The consultation process for the Greater Manchester Spatial Framework cost the Greater Manchester Combined Authority £91,856, revealed by a Freedom of Information request.
Over 25,000 people responded to the GMSF, which is a plan to build affordable homes in Greater Manchester, but many disagree with building homes on greenbelt land.
The cost of advertising was £44,076, and staff costs were £31,440. £4,480 was also spent on a press agency and £11,860 spent on an interactive consultation map and refreshments.
Jane Brophy, Lib Dem candidate to become the Mayor of Greater Manchester, who will scrap the GMSF if she becomes Mayor, said: “The consultation over the biggest planning issue since the Second World War has been an unmitigated disaster. Now we find out that it has been a costly disaster. The £90,000, spent mostly on outside PR consultants, is just the tip of the ice-berg. The figures we have do not include individual Council’s spending. When you factor in individual council’s spend – this figure could be in the hundreds of thousands.”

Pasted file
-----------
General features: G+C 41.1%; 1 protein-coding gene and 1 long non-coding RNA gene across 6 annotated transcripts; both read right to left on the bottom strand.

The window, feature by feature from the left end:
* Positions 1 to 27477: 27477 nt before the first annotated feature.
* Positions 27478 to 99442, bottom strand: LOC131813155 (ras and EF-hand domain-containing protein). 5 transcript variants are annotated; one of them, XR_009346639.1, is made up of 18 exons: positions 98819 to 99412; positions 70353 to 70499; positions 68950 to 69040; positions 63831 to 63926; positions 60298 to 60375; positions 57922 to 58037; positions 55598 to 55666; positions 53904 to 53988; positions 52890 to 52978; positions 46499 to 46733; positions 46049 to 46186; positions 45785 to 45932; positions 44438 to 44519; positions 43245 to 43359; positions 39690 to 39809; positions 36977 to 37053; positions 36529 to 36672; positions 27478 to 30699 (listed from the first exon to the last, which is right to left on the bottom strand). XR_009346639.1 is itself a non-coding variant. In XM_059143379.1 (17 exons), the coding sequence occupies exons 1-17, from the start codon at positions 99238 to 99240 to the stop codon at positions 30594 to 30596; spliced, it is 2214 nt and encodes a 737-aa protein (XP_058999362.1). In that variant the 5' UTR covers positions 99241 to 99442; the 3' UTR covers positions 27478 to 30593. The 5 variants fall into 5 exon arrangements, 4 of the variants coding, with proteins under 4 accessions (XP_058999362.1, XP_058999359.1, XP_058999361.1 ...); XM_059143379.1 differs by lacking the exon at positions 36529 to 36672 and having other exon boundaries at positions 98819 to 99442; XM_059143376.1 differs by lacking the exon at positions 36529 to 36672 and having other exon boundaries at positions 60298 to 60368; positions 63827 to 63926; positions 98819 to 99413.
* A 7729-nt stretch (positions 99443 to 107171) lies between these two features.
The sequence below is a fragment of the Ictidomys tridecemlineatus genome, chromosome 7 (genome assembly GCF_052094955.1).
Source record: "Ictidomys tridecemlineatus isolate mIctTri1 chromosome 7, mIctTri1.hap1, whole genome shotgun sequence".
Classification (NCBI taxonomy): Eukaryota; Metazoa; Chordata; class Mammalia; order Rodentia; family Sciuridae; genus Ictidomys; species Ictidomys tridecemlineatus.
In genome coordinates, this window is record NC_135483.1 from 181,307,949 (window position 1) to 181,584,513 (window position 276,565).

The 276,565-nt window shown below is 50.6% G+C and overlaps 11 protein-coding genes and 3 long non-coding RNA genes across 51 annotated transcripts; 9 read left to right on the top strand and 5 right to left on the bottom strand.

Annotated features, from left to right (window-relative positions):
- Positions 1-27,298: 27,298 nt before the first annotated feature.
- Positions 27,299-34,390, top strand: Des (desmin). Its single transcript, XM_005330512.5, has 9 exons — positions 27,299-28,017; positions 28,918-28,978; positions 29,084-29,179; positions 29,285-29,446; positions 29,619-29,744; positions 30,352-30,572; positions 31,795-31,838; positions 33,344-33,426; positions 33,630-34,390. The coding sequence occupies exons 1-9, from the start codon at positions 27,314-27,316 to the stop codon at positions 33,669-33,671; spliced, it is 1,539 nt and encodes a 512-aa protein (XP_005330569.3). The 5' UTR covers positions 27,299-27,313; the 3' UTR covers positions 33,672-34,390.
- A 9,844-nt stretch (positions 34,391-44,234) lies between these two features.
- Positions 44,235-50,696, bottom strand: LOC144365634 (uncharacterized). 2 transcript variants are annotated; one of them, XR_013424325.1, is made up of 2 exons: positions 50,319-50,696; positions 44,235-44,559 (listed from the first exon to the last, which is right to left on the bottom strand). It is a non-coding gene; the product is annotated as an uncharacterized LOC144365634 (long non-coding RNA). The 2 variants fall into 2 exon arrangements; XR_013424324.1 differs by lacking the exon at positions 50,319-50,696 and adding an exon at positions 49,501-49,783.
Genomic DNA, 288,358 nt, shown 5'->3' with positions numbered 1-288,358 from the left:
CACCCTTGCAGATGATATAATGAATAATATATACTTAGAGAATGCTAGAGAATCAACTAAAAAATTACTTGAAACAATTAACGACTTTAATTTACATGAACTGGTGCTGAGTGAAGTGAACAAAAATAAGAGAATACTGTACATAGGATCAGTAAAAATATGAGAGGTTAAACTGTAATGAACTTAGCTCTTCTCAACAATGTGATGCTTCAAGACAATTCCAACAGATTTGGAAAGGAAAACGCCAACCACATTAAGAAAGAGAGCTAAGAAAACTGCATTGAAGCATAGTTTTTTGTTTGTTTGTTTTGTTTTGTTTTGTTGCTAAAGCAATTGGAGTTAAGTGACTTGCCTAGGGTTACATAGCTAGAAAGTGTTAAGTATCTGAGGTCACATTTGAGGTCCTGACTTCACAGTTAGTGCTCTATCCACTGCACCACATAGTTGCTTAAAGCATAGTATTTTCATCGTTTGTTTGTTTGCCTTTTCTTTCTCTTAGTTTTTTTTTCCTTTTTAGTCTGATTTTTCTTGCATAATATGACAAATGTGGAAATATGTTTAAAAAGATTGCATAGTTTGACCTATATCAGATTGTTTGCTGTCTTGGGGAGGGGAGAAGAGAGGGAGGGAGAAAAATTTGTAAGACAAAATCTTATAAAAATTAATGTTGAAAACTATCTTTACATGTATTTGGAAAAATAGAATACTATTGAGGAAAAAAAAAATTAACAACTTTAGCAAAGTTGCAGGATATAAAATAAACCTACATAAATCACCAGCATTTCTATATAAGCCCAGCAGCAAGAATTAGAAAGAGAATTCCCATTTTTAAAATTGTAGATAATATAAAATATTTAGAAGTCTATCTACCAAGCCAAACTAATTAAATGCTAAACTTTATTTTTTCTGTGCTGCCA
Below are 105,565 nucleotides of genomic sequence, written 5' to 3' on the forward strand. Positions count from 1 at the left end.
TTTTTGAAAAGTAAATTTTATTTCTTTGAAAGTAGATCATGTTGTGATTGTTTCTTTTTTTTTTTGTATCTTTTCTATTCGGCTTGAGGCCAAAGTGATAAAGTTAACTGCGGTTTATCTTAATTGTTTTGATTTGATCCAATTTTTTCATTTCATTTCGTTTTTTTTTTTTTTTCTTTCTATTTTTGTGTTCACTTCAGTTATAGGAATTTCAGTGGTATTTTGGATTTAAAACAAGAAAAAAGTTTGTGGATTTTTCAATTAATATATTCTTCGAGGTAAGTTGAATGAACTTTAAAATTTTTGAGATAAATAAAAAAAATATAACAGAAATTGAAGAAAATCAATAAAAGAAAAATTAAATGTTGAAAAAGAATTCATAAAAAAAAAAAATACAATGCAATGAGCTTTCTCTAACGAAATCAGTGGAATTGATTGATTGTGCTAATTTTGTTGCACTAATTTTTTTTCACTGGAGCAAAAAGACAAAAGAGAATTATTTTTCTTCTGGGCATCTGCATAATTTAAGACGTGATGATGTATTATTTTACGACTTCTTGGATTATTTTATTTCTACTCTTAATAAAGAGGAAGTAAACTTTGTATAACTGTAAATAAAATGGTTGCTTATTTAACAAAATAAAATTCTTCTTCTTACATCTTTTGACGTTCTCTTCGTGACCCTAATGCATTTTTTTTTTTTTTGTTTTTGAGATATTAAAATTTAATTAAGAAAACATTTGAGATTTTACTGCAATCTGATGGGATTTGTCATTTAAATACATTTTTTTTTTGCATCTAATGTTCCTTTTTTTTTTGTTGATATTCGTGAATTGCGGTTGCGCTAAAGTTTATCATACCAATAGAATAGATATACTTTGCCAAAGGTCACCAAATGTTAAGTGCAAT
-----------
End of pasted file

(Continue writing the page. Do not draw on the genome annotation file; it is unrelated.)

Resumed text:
When asked for a response, Sean Anstee, the Trafford Council Leader said: “It’s important the people of Greater Manchester are able to share their views on where new homes and jobs are located in future – I think it is positive that so many people have responded to the consultation and the Combined Authority now needs to respond to the points raised during the consultation before the next version is issued.”
Sean Anstee, Leader of Trafford Council and the Conservative candidate to become the Mayor of Greater Manchester, also said in an exclusive interview with Xplode, “To not be bold enough to do it (GMSF), is letting down the generation of young people that are coming into Greater Manchester at the moment and it’s not acceptable to say I think we need new homes, I think we need a plan but I’m not going to do it, because I want votes. That is unpalatable to me.” He also revealed that unless the plan is backed then Greater Manchester will “become like London” which has a massive housing crisis. The interview can be found here,